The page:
The primary reason for this is that the film was supposed to be Visconti's documentary on the life and industry of poor, Sicilian villagers who are usually discriminated by wealthy businessmen. And as the documentary-style is maintained, the existence of long shots will obviously come into place. No montage is needed because the objective is just to film what really takes place. Nothing more, nothing less.
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Heavy Handed
kloomnik7 February 2011
Warning: Spoilers
I am a great enthusiast of Italian neorealismo and indeed of most things Italian. Yet, I find the accolades "triumph" and "masterpiece" to be greatly overstated when applied to La terra trema.

This scripted documentary is engaging and moving: We watch real people in real places, and we care deeply about the protagonists. Yet, the film has considerable flaws, and in the end, I suggest it is "significant" and "important", but hardly a "masterpiece" or even "great".

First, Visconti never manages to get from his local actors the same level of natural screen presence that one finds in true masterpieces such Ladri di biciclette or Umberto D. Much of the acting comes across as… well… amateurish, with actors reciting and declaiming, acting-out anger by throwing their hats to the ground and waving their fists, and in general delivering lines that are too punchy to be authentic (regardless of Visconti's well-known efforts to involve the actors in the development of the dialogue and his decision to stick entirely to the local dialect, except for the narration).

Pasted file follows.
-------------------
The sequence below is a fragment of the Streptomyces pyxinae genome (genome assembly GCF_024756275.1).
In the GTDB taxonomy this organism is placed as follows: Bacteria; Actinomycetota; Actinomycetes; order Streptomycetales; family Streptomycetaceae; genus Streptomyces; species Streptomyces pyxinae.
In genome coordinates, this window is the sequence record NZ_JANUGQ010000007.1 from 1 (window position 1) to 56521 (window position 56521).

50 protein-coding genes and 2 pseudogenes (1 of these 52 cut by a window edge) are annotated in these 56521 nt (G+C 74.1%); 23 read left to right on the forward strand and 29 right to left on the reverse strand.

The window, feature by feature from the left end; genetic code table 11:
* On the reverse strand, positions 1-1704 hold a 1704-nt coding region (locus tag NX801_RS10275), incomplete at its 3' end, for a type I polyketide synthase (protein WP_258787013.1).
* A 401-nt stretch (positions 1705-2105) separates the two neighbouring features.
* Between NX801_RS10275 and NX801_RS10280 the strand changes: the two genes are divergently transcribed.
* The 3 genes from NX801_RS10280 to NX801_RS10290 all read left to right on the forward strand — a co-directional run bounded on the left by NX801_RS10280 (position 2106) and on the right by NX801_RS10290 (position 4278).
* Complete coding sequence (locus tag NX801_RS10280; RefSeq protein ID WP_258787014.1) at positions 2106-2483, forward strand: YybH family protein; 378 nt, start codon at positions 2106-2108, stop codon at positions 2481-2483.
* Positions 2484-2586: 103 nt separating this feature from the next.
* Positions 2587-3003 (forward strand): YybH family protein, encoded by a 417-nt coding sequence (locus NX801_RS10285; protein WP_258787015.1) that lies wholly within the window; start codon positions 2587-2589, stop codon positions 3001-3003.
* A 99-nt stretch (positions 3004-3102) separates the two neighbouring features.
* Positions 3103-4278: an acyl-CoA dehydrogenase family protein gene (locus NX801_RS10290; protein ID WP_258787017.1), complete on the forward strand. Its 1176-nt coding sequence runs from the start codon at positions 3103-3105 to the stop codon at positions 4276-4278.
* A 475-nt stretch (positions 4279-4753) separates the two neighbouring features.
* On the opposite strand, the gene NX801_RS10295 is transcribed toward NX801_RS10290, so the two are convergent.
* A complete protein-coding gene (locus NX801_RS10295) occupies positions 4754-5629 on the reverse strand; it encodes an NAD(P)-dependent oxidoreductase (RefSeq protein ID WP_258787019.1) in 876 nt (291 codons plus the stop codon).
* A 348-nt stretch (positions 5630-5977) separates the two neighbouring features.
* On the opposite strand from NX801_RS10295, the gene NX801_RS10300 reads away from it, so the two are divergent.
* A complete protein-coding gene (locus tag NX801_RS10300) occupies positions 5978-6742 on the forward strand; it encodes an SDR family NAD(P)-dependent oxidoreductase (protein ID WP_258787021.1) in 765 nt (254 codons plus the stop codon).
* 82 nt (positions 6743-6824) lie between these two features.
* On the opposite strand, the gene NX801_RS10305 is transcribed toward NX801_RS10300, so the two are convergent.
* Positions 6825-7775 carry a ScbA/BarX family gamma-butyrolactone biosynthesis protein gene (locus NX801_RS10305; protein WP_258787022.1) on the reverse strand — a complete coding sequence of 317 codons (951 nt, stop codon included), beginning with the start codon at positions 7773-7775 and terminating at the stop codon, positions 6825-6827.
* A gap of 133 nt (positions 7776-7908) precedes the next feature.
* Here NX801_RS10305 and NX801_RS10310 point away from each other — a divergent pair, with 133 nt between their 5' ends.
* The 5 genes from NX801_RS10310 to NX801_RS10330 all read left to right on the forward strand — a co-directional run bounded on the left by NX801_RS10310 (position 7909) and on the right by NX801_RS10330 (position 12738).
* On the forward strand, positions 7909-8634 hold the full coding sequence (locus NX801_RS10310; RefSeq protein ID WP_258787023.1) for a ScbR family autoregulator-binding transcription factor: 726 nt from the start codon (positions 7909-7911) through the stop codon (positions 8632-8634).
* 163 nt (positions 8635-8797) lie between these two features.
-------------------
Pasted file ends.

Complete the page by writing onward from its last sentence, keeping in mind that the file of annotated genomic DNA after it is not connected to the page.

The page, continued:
More importantly, the film's message is heavy-handed to the point of becoming tiresome. And if the story and images are not sufficient in making you feel the pain, the narration is endlessly there to remind you of the misfortune of the protagonists. Visconti keeps hammering and hammering the suffering, until the opposite effect is achieved: the viewer becomes fatigued.

The narration is rife with communist propaganda (the hammer and sickle are visible on the sides of buildings). It reprimands Toni's neighbors for not joining his revolt, and announces to the audience something to the effect that in the future they must act unitedly if they are to alter their future!

Other than the Valascos and the bricklayer who is in love with Toni's sister, every character in the whole of Aci Trezza is portrayed negatively. The wholesalers are cartoonishly evil, Toni's girlfriend disappears when things turn for the worse, his neighbors are mocking him, pleased at his misfortunes; even the fisherman who risked his life to go search for him at sea somehow gets no credit when he brings him back --- as if Visconti is reluctant like to admit that one of his characters acted nobly.

The film drags this way for 160 minutes where 120 would have been quite sufficient. There are numerous points where one thinks "this would be a nice place to wrap it up", but Visconti has more…